Spring is in the air and so are allergens! Summer is quickly approaching and temperatures are starting to warm up. Many people face a yearly struggle with spring time allergies due to a sharp increase in pollen and other allergens. Common allergens, such as pollen, float around in much larger sizes than virus and bacteria particles thus making them easier for masks to block or filter out. According to Dr. David Lang, an allergist at Cleveland Clinic, pine tree pollen particles are actually 800 times larger than COVID-19 particles.
Spring time allergies can be debilitating for some, causing headaches, congestion, sneezing, coughing, sore throats, and plenty of other unpleasant symptoms. According to Dr. Purvi Parikh, an allergist and immunologist at N.Y.U. Langone Health, using masks to relieve allergy symptoms can require some time and experimentation as it may work to varying degrees depending on the severity of the person’s allergies.
In a recent study conducted in Israel, researchers sought to find out how much difference wearing a face mask could make for people with mild, moderate, and severe allergy conditions. 215 nurses used surgical masks or N95 masks during a two-week period and they found 40% of those with severe allergy symptoms experienced less of symptoms during that two-week timeline. 91 nurses made up the moderate group and 30% reported reduced symptoms, rising to 40% when wearing the N95 mask. The mild group consisted of 80 nurses with 54% feeling their symptoms improve while wearing a mask.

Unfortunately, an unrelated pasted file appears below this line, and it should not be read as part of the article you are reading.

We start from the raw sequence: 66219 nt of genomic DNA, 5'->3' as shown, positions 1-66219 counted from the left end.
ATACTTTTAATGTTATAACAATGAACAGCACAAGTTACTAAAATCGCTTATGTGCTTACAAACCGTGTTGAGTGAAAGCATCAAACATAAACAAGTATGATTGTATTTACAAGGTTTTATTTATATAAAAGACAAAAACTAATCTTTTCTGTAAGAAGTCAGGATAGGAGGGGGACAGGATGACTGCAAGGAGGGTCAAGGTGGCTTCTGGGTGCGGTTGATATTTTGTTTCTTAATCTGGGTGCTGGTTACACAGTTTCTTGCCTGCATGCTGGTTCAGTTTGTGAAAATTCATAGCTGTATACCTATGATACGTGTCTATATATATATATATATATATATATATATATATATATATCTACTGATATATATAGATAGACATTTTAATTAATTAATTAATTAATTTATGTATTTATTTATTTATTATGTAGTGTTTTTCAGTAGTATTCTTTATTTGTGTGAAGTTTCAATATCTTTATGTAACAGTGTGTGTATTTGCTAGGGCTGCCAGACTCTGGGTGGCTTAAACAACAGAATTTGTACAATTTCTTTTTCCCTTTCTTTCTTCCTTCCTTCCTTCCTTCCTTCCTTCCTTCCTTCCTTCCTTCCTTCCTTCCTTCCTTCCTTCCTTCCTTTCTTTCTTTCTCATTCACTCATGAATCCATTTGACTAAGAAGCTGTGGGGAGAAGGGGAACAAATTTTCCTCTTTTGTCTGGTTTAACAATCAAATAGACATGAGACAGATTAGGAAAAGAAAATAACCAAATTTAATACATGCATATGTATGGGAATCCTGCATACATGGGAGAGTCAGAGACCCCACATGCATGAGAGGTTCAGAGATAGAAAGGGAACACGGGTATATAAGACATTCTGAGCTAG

According to the report (published in the Journal of Allergy and Clinical Immunology), masks were more effective for the nurses with seasonal allergies than those with year-round symptoms and mask usage also had no effect on relieving itchy eyes associated with allergies. Although this study’s results suggest that mask usage can reduce or improve allergy symptoms for some people, the researchers concluded that further study is required.
The degree of protection provided by wearing a face mask varies depending on the fit and, for cloth masks, the weave of the fabric. Indoor allergens such as dust mites or pollen carried in through open windows on spring breezes may still affect you unless you’re wearing a mask at all times. Dr. Sandra Lin, a professor of Otolaryngology at Johns Hopkins School of Medicine, states “It can help, but it’s not necessarily going to take away all your symptoms… pretty much everyone’s wearing masks most of the time now, and people are still getting allergy symptoms.”
Wearing a face mask may not completely solve your allergy problems this spring, but it may help you reduce your existing symptoms. Combining mask wearing with medication and other allergy mitigation efforts may completely ward off allergies especially for this with moderate or mild symptoms. Some other measures you can take to help relieve allergy symptoms are protecting your eyes, washing and changing your masks frequently, finding a well-fitting mask that doesn’t irritate your skin, and seeking assistance from your doctor if your allergy symptoms are severe. Seasonal allergies can be difficult to cope with but taking these steps can improve your symptoms and quality of life during the change of seasons!